The growth in micro VC funds is now well-documented. While there are many reasons to explain why this trend took hold, the more interesting question to ask is: What will happen to those funds which survive?
Grow the Team
A natural desire of any entrepreneurial endeavor — including starting a fund — is to keep growing it. In the context of small funds, traditional LPs will naturally hope this new crop of managers who emerge will grow a franchise, will add people to the team, and ultimately manage more money. Eventually, some of these franchises can grow to manage quite a bit of money per fund per GP and can, in effect, become a new type of Series A firm. This is the theory. It remains to be seen if more than just a few can make this transition, as the models at seed versus Series A are obviously quite different.
Stay the Course as Lone Wolf
While it may sound traditional to turn a good micro VC fund into a more traditional venture franchise, creating a strong general partnership is not a simple, check-the-box activity. Noting the difficulty, some micro VCs have opted to stay as solo operators longer than LPs had imagined. (See Manu Kumar.) Some, of course, continue to outperform and earn the right to manage more money per fund (if they choose to). In this instance, the LPs aren’t able to invest more and more of their funds into the GP. In the same way a large VC fund may look for opportunities to increase their ownership in a great company in their portfolio in order to make its own economics work, a large LP will often have a similar desire.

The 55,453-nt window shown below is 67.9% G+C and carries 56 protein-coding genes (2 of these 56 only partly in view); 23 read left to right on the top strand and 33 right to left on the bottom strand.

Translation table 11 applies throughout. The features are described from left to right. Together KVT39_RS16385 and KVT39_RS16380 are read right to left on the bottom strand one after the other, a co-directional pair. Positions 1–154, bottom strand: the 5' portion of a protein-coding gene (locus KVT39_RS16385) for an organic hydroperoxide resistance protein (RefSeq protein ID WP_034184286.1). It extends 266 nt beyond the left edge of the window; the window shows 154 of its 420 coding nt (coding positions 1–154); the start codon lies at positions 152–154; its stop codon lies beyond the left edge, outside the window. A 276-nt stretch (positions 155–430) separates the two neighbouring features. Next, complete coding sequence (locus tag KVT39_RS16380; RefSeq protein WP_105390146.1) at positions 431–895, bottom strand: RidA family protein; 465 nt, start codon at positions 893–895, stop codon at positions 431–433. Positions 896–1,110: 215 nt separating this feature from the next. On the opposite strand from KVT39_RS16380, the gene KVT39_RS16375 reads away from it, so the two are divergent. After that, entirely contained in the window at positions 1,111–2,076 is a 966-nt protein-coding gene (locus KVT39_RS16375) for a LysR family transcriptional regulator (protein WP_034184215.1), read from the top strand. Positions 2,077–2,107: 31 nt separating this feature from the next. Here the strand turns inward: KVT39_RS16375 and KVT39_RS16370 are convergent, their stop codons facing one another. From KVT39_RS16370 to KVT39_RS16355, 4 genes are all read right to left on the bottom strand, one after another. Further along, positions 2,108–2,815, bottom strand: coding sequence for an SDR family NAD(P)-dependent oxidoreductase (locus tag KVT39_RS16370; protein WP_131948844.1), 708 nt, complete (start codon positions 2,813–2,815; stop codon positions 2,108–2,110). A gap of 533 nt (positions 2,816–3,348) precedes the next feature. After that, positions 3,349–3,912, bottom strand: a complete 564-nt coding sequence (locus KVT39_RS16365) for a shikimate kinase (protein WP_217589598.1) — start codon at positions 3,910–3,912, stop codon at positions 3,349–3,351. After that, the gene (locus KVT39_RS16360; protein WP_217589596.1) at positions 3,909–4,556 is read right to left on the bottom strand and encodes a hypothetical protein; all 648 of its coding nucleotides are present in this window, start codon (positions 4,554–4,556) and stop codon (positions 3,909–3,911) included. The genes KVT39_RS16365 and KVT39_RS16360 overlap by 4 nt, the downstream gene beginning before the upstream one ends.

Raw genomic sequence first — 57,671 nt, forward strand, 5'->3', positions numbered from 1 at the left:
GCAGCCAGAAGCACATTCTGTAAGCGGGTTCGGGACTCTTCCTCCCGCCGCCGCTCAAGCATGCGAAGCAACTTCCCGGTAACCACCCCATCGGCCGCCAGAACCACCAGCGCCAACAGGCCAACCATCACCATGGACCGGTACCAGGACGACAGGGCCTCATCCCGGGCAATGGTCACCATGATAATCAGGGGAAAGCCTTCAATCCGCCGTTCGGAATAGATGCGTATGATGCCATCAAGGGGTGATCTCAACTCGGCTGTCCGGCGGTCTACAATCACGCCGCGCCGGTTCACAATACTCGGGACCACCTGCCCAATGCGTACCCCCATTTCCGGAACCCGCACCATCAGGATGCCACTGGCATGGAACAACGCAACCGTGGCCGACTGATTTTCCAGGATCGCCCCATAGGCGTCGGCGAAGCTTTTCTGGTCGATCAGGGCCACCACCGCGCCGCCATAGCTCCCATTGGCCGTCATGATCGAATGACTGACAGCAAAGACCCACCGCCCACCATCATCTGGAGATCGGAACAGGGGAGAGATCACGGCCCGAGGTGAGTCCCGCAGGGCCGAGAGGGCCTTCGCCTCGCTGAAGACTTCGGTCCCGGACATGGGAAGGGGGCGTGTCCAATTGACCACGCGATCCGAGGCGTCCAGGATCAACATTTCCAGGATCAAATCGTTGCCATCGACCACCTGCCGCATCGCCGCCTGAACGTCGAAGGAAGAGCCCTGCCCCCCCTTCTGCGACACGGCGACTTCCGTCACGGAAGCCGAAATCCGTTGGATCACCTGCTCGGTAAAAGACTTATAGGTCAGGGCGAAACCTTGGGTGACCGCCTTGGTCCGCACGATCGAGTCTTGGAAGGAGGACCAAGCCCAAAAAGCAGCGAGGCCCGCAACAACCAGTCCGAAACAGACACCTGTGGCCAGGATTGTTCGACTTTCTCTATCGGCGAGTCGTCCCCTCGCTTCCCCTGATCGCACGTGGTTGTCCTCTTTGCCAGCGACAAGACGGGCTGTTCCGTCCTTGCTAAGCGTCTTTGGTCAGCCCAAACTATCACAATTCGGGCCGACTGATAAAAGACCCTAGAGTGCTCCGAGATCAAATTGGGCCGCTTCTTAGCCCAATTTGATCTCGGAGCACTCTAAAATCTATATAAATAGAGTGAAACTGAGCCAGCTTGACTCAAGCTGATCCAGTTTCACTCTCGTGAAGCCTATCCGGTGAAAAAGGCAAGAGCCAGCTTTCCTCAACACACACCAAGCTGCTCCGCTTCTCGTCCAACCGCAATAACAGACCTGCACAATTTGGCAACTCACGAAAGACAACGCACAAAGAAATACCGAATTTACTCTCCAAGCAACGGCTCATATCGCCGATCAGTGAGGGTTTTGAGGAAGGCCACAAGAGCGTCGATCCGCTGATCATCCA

Differentiate and Evolve
Just as investors may have “app fatigue” or “food delivery service” fatigue, LPs pitched by micro VC funds have their own flavor of fatigue. As a way to cut through the noise, many of them drill into what differentiates a GP they’re considering an investment in. This can nudge micro VCs to differentiate on the basis of sector (hardware, Bitcoin, etc.), or geography (focusing in emergent areas outside the Valley especially), or stage (pre-seed vs seed, etc.), and more. And the success of Y Combinator and the potential for more steady budgets for an accelerator or incubator could encourage more to let go of the traditional fund model altogether.
I know these choices because I have been faced with them. The LPs rightly ask these questions and conduct references to determine which way the micro VC wants to go. But the truth is that, just like most at seed don’t know how well a company will do at the very early stages, most of them also don’t know what the optimal path to take is. This can lead to an awkward discussion, where LPs may want or need to hear certain things to “check the box” in their processes versus having the raw discussion about what is working and what doesn’t. The truth is that most people don’t know, and in this market, which is changing year to year, the main value in these smaller funds is that their inherent nimbleness by virtue of being small gives them the right level of flexibility to adapt to a dynamic, ever-changing environment.